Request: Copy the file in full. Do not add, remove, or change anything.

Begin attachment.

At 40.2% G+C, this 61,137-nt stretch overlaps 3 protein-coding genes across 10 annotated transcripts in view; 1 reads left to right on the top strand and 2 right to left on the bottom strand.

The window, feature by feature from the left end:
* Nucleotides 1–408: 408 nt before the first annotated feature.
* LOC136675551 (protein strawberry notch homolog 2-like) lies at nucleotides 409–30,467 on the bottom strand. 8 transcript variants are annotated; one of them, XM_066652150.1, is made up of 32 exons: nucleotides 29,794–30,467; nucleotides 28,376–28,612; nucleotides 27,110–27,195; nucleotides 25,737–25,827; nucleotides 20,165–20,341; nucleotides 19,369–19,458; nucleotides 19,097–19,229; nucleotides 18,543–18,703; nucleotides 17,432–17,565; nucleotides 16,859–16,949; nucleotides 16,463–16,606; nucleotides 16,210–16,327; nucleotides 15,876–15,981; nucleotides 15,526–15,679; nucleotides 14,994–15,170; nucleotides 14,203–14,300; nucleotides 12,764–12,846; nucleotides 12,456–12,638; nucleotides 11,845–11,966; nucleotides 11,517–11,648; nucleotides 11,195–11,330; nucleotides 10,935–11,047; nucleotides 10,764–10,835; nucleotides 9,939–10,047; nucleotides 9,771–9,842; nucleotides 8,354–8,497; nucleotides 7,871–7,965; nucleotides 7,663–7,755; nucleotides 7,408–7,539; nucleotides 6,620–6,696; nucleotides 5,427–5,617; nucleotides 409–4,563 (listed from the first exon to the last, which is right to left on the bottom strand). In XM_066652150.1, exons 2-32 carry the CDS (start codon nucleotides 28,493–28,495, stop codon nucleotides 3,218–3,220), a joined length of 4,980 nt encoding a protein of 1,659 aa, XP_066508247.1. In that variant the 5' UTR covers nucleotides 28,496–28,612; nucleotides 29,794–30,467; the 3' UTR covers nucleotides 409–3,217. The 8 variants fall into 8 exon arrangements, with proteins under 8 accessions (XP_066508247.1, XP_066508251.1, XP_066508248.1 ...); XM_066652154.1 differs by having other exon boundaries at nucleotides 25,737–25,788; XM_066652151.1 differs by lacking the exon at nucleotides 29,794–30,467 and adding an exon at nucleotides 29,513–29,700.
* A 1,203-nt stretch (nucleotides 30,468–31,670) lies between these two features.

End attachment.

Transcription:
At 40.2% G+C, this 61,137-nt stretch overlaps 3 protein-coding genes across 10 annotated transcripts in view; 1 reads left to right on the top strand and 2 right to left on the bottom strand.

The window, feature by feature from the left end:
* Nucleotides 1–408: 408 nt before the first annotated feature.
* LOC136675551 (protein strawberry notch homolog 2-like) lies at nucleotides 409–30,467 on the bottom strand. 8 transcript variants are annotated; one of them, XM_066652150.1, is made up of 32 exons: nucleotides 29,794–30,467; nucleotides 28,376–28,612; nucleotides 27,110–27,195; nucleotides 25,737–25,827; nucleotides 20,165–20,341; nucleotides 19,369–19,458; nucleotides 19,097–19,229; nucleotides 18,543–18,703; nucleotides 17,432–17,565; nucleotides 16,859–16,949; nucleotides 16,463–16,606; nucleotides 16,210–16,327; nucleotides 15,876–15,981; nucleotides 15,526–15,679; nucleotides 14,994–15,170; nucleotides 14,203–14,300; nucleotides 12,764–12,846; nucleotides 12,456–12,638; nucleotides 11,845–11,966; nucleotides 11,517–11,648; nucleotides 11,195–11,330; nucleotides 10,935–11,047; nucleotides 10,764–10,835; nucleotides 9,939–10,047; nucleotides 9,771–9,842; nucleotides 8,354–8,497; nucleotides 7,871–7,965; nucleotides 7,663–7,755; nucleotides 7,408–7,539; nucleotides 6,620–6,696; nucleotides 5,427–5,617; nucleotides 409–4,563 (listed from the first exon to the last, which is right to left on the bottom strand). In XM_066652150.1, exons 2-32 carry the CDS (start codon nucleotides 28,493–28,495, stop codon nucleotides 3,218–3,220), a joined length of 4,980 nt encoding a protein of 1,659 aa, XP_066508247.1. In that variant the 5' UTR covers nucleotides 28,496–28,612; nucleotides 29,794–30,467; the 3' UTR covers nucleotides 409–3,217. The 8 variants fall into 8 exon arrangements, with proteins under 8 accessions (XP_066508247.1, XP_066508251.1, XP_066508248.1 ...); XM_066652154.1 differs by having other exon boundaries at nucleotides 25,737–25,788; XM_066652151.1 differs by lacking the exon at nucleotides 29,794–30,467 and adding an exon at nucleotides 29,513–29,700.
* A 1,203-nt stretch (nucleotides 30,468–31,670) lies between these two features.